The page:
At this time the band only had access to an Ensoniq EPS Keyboard, a Numark I775PPD mixer and a few other low-end gadgets. The band’s main sonic ammunition was to be found in their vinyl collections and their samples. This approach inspired a movement in DIY home-sampling that is still prevalent to this day.

The album’s title track conjures up a strange demented atmosphere with discordant electric piano, echoey beats and rapping from Tricky, 3D and Daddy G – one of the record’s more overtly hip-hop influenced pieces, along with the latter track Daydreaming which evokes a similar, restrained toughness.

Be Thankful For What You’ve Got is – surprisingly – a cover of an old R&B track by William DeVaughn and one of the first tracks produced for Blue Lines, featuring an incredible lead vocal performance from Tony Bryan and a shimmering, gorgeous production.

In an interview with Melody Maker magazine 3D explained their reasoning for their choice of cover, rather presciently he said: “It’s a sentiment for the 90s. What’s the point in killing people for their Nikes? We’re living in a time where nobody can be satisfied with what they’ve got because of the media. You’re bombarded with stuff to desire all the time.”

Five Man Army drags us into more dub-influenced territory with an almost theatrical range of characters sharing vocal duties: 3D, Tricky, Daddy G, Willy Wee and Horace Andy all take turns to perform their spoken word raps which are more influenced by the cadence of the Bristolian accent than the traditional ‘streets of Compton’ school of hip-hop.

Unfinished Sympathy has become perhaps the signature song by the band, found on many a compilation. It’s undoubtedly a very worthy contender for the song of the decade, becoming hugely influential on homegrown dance, hip-hop and electronic music acts throughout the UK, the intense and emotive fusion of the beautiful vocals courtesy of Shara Nelson with a large scale string orchestra results in a thing of epic sonic grandeur. Once again the band used samples from The Mahavishnu Orchestra (the instantly recognisable “hey hey hey”s).

The live orchestra was conducted in Dublin by Will Malone and adds a cinematic sweep to the mix. The iconic video features Shara Nelson walking down a street, seemingly oblivious to the world around her while the rest of the band slowly begin to appear walking behind her. This would be many listener’s first exposure to Massive Attack and the genre which the band themselves refer to as ‘minimalist lover’s hip-hop’.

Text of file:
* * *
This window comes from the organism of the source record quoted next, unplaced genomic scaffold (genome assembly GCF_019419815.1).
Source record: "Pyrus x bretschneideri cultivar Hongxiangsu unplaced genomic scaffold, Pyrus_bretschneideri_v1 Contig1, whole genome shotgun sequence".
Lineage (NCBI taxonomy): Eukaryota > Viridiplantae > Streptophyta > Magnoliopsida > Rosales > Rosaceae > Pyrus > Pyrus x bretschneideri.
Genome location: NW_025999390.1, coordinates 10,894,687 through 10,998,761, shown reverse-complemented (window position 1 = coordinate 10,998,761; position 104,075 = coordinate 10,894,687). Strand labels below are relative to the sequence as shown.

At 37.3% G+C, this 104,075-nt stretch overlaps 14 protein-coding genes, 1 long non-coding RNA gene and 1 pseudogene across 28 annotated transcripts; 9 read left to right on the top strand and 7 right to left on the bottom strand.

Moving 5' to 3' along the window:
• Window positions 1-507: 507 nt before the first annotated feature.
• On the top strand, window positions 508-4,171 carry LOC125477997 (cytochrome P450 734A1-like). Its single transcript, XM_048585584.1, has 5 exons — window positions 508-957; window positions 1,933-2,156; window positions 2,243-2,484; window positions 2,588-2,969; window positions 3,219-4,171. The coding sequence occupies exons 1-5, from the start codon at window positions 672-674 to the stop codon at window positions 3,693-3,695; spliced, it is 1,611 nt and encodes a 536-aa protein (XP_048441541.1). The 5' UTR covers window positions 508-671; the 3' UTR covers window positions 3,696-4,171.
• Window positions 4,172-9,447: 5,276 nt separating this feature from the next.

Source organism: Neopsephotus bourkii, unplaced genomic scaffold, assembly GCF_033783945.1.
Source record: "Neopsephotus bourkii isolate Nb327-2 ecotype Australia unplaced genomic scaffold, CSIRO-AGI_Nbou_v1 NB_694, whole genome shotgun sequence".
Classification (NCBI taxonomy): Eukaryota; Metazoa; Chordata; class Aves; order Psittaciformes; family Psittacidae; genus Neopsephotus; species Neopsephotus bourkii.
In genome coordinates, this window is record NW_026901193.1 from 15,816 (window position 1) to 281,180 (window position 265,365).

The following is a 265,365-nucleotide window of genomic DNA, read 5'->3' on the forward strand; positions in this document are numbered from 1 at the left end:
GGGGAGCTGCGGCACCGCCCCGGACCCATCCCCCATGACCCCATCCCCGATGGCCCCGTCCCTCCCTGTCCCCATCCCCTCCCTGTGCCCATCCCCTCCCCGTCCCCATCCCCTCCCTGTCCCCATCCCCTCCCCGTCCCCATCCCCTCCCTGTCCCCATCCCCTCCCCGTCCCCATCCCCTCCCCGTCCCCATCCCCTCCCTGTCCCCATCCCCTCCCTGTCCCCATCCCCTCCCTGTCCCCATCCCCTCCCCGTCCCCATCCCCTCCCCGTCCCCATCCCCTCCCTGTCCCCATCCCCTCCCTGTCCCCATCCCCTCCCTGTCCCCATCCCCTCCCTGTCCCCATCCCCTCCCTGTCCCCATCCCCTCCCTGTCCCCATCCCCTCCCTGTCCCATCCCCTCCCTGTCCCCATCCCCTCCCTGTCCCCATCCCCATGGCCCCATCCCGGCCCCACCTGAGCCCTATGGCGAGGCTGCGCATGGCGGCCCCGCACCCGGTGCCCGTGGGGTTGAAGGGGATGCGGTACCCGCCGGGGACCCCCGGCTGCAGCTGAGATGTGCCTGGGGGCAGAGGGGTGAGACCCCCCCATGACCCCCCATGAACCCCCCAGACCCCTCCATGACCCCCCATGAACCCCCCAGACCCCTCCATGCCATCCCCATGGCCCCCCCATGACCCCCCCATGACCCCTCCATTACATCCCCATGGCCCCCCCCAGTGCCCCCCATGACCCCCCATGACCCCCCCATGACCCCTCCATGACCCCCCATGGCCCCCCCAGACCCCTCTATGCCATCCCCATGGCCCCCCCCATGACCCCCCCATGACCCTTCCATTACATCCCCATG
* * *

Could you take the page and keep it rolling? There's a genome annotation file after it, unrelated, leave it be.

Looking Back at You
The stomping beats that kick off Daydreaming are punctuated with ghostly ethereal vocals courtesy of Shara Nelson, before Tricky wrenches the track into a new direction, engaged in a vocal duel with 3D. Daydreaming was among the first tracks recorded for Blue Lines, a slightly simpler and more straightforward piece of music than the rest of the album, it nevertheless packs a punch. The demo of Daydreaming was to be the track that attracted the attention of Circa Records, resulting in the band being signed.

A fat, repetitive and sluggish bassline dominates Lately – using a combination of samples from Isaac Hayes (again) and Lowrell Simon. With Shara Nelson’s distinctive soully vocals haunted by an ambient, ominous fading effect that’s likely courtesy of the Ensoniq EPS Keyboard.

Hymn Of The Big Wheel rounds off the record with suitable aplomb, utilising Vowles’ Yamaha RX7 drum machine and no samples. A co-write with Neneh Cherry, the track features a range of interesting sounds, beginning with an optimistic, synth-generated hum, a chord sequence and vocal melody that lifts in an uncharacteristically euphoric manner.

The incredible Unfinished Sympathy involved a large scale string orchestra, a multitude of samples and the vocals of Shara Nelson

Blue Lines not only launched the career of Massive Attack but popularised the notion of DIY home sampling. It was also refreshingly bold: by not adhering to the still newly established rules of hip-hop, the group instead set their own rules by drawing upon the rich heritage of Bristol’s music and culture, mixing it with fragments of laid back soul, reggae and funk and a heavy soaking of their own textured layers of sound.

The resulting record established a time, a place and a state of mind that would appeal to millions. Although their second album Protection is often hailed as the band’s masterpiece, it was Blue Lines that captured the group at their most hypnotic and innovative. A true landmark.

The Players

Robert ‘3D’ Del Naja
Founder member 3D initially started life as a Banksy-inspiring graffiti artist. He played a large role in defining the band’s ethos and sound

Grant ‘Daddy G’ Marshall
Daddy G’s vocals became synonymous with the Massive Attack sound. Along with 3D he has remained a core member throughout their entire career.

Andrew ‘Mushroom’ Vowles
Mushroom was an integral part of forming Massive Attack. However, creative differences would eventually result in his departure later in the band’s career

Jonathan ‘Jonny Dollar’ Peter Sharp
The album’s producer, in the words of 3D, “helped take something very raw and fashion it into something more sophisticated”.